President Hoover, Mister Chief Justice, my friends:
This is a day of national consecration, and I amcertain that on this day, my fellow Americans expectthat on my induction in the Presidency I will address them with a candor and a decision whichthe present situation of our people impels. This is preeminently the time to speak the truth, thewhole truth, frankly and boldly. Nor need we shrink from honestly facing the conditions facingour country today. This great nation will endure as it has endured, will revive and will prosper.So first of all, let me express my firm belief that the only thing we have to fear is fear itself-nameless, unreasoning, unjustified terror, which paralyzes needed efforts to convert retreatinto advance. In every dark hour of our national life, a leadership of frankness and vigor hasmet with that understanding and support of the people themselves, which is essential tovictory. And I am convinced that you will again give that support to leadership in these criticaldays.
In such a spirit on my part and on yours, we face our common difficulties. They concern, thankGod, only material things. Values have shrunken to fantastic levels; taxes have risen, ourability to pay has fallen; government of all kinds is faced by serious curtailment of income; themeans of exchange are frozen in the currents of trade; the withered leaves of industrialenterprise lie on every side; farmers find no markets for their produce, and the savings ofmany years and thousands of families are gone.
More important, a host of unemployed citizens face the grim problem of existence, and an equaland great number toil with little return. Only a foolish optimist can deny the dark realities of themoment.
And yet, our distress comes from no failure of substance, we are stricken by no plague oflocusts. Compared with the perils which our forefathers conquered, because they believed andwere not afraid, we have so much to be thankful for. Nature surrounds us with her bounty, andhuman efforts have multiplied it. Plenty is at our doorstep, but a generous use of it languishesin the very sight of the supply. Primarily, this is because the rulers of the exchange ofmankind’s goods have failed, through their own stubbornness and their own incompetence,have admitted their failure and have abdicated. Practices of the unscrupulous money changersstand indicted in the court of public opinion, rejected by the hearts and minds of men.
True, they have tried, but their efforts have been cast in the patten of an outworn tradition.Faced by a failure of credit, they have proposed only the lending of more money. Stripped ofthe lure of profit by which they induce our people to follow their false leadership, they haveresorted to exhortation, pleading tearfully for restored confidence. They only know the rulesof a generation of self-seekers. They have no vision, and when there is no vision, the peopleperish.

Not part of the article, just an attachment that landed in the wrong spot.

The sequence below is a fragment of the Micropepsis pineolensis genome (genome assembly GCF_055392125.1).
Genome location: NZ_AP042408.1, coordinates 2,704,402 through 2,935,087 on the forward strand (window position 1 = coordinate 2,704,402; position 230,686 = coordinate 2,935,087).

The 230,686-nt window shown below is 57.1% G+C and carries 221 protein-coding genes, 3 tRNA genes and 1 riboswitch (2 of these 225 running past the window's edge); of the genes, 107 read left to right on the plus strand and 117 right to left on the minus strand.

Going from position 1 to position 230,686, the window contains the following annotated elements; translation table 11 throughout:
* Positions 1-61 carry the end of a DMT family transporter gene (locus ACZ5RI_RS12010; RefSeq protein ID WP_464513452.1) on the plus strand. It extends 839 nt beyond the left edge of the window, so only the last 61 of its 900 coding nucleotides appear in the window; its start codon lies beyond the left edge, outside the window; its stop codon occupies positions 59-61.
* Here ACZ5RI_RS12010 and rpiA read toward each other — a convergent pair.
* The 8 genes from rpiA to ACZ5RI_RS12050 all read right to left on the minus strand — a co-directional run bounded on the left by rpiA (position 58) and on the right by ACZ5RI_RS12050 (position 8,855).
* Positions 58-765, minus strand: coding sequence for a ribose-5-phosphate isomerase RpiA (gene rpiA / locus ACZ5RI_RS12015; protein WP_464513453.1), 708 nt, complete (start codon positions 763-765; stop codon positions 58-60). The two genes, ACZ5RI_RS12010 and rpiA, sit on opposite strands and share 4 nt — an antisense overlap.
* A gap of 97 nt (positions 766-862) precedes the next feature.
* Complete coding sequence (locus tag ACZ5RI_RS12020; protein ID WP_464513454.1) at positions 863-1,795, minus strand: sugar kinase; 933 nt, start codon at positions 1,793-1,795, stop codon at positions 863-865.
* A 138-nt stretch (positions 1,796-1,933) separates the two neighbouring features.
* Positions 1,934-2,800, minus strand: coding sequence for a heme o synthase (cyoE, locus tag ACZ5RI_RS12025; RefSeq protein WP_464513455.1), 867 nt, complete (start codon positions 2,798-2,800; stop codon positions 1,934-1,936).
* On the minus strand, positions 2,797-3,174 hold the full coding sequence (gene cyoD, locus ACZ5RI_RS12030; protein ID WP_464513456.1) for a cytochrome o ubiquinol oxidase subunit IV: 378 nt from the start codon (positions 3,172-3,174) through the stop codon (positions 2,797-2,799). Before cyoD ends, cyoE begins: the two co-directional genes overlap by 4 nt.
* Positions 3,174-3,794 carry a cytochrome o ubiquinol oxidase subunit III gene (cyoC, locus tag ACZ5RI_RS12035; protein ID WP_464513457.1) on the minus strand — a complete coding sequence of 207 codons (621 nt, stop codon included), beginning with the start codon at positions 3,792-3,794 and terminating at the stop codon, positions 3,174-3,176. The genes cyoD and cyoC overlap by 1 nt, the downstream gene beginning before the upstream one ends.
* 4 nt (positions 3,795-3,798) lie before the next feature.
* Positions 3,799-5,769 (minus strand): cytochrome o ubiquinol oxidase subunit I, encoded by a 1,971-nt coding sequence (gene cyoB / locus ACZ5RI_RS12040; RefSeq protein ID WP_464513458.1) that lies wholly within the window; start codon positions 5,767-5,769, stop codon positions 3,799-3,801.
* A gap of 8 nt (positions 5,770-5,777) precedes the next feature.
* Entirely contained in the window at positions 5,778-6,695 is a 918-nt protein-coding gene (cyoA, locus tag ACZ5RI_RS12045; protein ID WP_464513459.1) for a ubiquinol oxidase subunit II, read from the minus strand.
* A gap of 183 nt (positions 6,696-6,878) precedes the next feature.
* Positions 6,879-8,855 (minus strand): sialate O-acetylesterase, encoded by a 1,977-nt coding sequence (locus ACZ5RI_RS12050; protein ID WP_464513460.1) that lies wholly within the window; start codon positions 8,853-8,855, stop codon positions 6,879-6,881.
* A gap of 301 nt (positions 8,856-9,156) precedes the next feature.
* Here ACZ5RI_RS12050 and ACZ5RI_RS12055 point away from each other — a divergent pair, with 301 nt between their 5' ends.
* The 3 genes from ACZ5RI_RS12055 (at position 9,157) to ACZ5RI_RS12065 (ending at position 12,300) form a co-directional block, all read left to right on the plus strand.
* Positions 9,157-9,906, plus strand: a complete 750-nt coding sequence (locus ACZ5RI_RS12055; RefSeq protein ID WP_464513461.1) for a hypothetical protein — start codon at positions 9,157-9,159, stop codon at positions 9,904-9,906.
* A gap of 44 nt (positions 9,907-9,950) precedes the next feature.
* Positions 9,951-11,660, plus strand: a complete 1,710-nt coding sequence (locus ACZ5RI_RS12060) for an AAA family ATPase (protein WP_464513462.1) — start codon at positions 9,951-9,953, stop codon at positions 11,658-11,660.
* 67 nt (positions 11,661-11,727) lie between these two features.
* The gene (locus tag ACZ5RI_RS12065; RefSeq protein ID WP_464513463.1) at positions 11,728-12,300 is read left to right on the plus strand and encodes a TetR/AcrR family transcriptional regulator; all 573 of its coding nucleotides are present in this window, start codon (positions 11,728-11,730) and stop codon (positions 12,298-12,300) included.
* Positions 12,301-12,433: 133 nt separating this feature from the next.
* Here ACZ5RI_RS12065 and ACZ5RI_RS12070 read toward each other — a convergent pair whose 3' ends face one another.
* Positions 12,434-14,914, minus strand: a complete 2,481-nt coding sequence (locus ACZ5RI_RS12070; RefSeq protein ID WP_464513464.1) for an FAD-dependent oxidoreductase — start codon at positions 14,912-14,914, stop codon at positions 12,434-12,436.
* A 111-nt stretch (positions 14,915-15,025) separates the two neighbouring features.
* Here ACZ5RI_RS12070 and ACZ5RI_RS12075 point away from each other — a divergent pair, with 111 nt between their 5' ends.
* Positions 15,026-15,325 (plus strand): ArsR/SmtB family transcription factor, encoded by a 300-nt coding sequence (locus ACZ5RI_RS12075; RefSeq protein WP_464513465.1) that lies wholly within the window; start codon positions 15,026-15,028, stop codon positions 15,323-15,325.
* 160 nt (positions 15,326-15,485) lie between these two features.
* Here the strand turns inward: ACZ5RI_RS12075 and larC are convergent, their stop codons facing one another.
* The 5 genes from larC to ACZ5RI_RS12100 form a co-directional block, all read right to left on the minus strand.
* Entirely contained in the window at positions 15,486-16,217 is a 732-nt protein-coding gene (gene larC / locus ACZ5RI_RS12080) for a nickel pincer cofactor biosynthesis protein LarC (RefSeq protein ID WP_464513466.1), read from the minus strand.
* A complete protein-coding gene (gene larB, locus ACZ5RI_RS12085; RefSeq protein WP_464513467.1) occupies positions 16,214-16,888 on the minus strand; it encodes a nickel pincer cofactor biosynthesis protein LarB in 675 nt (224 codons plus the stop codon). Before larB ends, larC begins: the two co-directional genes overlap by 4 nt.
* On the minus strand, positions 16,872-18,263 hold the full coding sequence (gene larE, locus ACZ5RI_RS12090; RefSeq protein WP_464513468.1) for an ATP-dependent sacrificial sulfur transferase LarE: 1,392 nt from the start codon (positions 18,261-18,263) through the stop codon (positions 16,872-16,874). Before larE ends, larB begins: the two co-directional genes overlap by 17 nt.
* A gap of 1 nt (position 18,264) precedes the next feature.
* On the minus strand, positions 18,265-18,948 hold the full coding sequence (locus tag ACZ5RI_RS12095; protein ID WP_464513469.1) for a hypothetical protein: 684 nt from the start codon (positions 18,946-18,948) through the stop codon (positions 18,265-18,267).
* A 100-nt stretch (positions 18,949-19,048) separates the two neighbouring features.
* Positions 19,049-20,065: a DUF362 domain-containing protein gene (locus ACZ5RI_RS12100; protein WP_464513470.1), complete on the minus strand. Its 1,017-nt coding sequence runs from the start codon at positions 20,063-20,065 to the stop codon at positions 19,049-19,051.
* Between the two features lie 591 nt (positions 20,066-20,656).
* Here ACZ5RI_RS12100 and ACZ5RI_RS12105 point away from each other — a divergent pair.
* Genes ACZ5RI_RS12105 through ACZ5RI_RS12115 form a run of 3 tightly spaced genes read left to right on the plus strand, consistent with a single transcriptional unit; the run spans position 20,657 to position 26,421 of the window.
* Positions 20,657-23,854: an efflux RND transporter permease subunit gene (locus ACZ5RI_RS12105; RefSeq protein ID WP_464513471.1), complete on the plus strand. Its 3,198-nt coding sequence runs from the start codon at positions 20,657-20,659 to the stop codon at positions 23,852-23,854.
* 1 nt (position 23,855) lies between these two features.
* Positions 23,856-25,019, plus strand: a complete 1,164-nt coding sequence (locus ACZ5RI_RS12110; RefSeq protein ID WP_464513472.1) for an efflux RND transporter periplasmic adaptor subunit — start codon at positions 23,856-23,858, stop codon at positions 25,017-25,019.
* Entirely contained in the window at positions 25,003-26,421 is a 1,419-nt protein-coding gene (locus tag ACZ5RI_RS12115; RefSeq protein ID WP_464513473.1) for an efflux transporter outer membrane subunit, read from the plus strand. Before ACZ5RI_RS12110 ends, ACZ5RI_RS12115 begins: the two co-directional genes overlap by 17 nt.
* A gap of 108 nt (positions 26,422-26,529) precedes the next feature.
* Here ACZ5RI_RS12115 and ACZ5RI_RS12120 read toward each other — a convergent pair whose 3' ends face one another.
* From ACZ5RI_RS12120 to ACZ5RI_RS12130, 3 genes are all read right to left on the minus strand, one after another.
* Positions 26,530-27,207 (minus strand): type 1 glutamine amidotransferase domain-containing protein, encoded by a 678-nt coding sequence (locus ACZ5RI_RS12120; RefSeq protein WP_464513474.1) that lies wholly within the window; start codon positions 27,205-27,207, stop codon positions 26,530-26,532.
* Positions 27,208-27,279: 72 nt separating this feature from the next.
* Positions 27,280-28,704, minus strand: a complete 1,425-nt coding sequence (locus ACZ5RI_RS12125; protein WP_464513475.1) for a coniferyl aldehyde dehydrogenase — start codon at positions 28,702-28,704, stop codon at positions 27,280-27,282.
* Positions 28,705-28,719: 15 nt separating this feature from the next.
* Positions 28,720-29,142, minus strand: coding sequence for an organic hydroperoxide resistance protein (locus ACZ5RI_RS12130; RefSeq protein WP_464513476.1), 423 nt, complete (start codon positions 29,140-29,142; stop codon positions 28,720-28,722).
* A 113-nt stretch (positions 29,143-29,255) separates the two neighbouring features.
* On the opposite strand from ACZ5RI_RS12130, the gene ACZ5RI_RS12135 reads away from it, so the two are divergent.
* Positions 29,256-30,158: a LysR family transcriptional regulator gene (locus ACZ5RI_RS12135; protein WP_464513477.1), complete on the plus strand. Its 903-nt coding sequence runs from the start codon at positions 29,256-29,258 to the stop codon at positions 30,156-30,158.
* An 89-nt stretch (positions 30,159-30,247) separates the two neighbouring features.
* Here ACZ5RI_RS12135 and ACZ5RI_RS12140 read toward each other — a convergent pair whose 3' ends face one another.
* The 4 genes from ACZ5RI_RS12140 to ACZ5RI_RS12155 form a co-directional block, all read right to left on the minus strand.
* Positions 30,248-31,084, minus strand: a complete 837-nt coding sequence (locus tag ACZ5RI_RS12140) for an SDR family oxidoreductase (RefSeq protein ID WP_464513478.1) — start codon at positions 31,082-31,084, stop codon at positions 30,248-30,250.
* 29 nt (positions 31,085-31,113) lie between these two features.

Yes, the money changers have fled from their high seats in the temple of our civilization. Wemay now restore that temple to the ancient truths. A measure of that restoration lies in theextent to which we apply social value, more noble than mere monetary profits.
Happiness lies not in the mere possession of money, it lies in the joy of achievement, in thethrill of creative efforts, the joy and moral stimulation of work no longer must be forgotten inthe mad chase of evanescent profits.These dark days, my friends, will be worth all they costus, if they teach us that our true destiny is not to be ministered on to, but to minister toourselves, to our fellow men.
Recognition of the falsity of material wealth as the standard of success goes hand in hand withthe abandonment of a false belief that public office and high political position are to be valuedonly by the standards of pride of place and personal profits, and there must be an end to ourconduct in banking and in business, which too often has given to a sacred trust the likenessof callous and selfish wrong-doing. Small wonder that confidence languishes, for it thrivesonly on honesty, on honor, on the sacredness of our obligation, on faithful protection andon unselfish performance. Without them it cannot live.
Restoration calls, however, not for changes in ethics alone. This nation is asking for action, andaction now.
Our greatest primary task is to put people to work. This is no unsolvable problem if we take itwisely and courageously. It can be accomplished in part by direct recruiting by the governmentitself, treating the task as we would treat the emergency of a war, but at the same time,through this employment, accomplishing greatly needed projects to stimulate and reorganizethe use
of our great natural resources.
Hand in hand with that, we must frankly recognize the overbalance of population in ourindustrial centers and by engaging on a national scale in a redistribution in an effort toprovide better use of the land for those best fitted for the land.